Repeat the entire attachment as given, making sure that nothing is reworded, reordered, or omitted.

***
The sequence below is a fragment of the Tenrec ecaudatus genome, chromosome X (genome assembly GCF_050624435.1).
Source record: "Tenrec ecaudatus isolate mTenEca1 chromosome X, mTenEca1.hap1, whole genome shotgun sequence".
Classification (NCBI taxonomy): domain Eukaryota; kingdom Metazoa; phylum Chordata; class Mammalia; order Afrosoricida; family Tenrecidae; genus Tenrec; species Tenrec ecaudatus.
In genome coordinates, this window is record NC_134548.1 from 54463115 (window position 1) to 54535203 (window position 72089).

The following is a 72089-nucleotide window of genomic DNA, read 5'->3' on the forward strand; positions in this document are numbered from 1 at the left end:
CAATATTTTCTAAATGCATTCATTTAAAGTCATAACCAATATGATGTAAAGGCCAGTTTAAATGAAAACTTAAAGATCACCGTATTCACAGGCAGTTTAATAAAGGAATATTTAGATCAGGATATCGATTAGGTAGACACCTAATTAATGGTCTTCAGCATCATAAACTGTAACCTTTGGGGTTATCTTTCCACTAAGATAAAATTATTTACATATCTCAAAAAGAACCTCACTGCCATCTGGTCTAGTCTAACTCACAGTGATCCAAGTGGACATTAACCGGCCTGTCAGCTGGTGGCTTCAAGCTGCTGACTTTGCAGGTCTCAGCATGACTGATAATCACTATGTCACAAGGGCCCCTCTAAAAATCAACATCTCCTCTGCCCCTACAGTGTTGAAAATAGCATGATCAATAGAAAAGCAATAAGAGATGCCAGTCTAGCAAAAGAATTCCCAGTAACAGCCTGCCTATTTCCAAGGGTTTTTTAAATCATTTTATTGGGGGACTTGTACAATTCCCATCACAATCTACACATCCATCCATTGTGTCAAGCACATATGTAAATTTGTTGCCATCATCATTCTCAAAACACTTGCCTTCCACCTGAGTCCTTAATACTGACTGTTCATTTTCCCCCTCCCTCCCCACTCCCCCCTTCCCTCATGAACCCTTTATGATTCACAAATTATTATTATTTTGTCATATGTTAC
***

The sequence below is a fragment of the Tenrec ecaudatus genome, chromosome X (genome assembly GCF_050624435.1).
Source record: "Tenrec ecaudatus isolate mTenEca1 chromosome X, mTenEca1.hap1, whole genome shotgun sequence".
Classification (NCBI taxonomy): domain Eukaryota; kingdom Metazoa; phylum Chordata; class Mammalia; order Afrosoricida; family Tenrecidae; genus Tenrec; species Tenrec ecaudatus.
In genome coordinates, this window is record NC_134548.1 from 54463115 (window position 1) to 54535203 (window position 72089).

The following is a 72089-nucleotide window of genomic DNA, read 5'->3' on the forward strand; positions in this document are numbered from 1 at the left end:
CAATATTTTCTAAATGCATTCATTTAAAGTCATAACCAATATGATGTAAAGGCCAGTTTAAATGAAAACTTAAAGATCACCGTATTCACAGGCAGTTTAATAAAGGAATATTTAGATCAGGATATCGATTAGGTAGACACCTAATTAATGGTCTTCAGCATCATAAACTGTAACCTTTGGGGTTATCTTTCCACTAAGATAAAATTATTTACATATCTCAAAAAGAACCTCACTGCCATCTGGTCTAGTCTAACTCACAGTGATCCAAGTGGACATTAACCGGCCTGTCAGCTGGTGGCTTCAAGCTGCTGACTTTGCAGGTCTCAGCATGACTGATAATCACTATGTCACAAGGGCCCCTCTAAAAATCAACATCTCCTCTGCCCCTACAGTGTTGAAAATAGCATGATCAATAGAAAAGCAATAAGAGATGCCAGTCTAGCAAAAGAATTCCCAGTAACAGCCTGCCTATTTCCAAGGGTTTTTTAAATCATTTTATTGGGGGACTTGTACAATTCCCATCACAATCTACACATCCATCCATTGTGTCAAGCACATATGTAAATTTGTTGCCATCATCATTCTCAAAACACTTGCCTTCCACCTGAGTCCTTAATACTGACTGTTCATTTTCCCCCTCCCTCCCCACTCCCCCCTTCCCTCATGAACCCTTTATGATTCACAAATTATTATTATTTTGTCATATGTTAC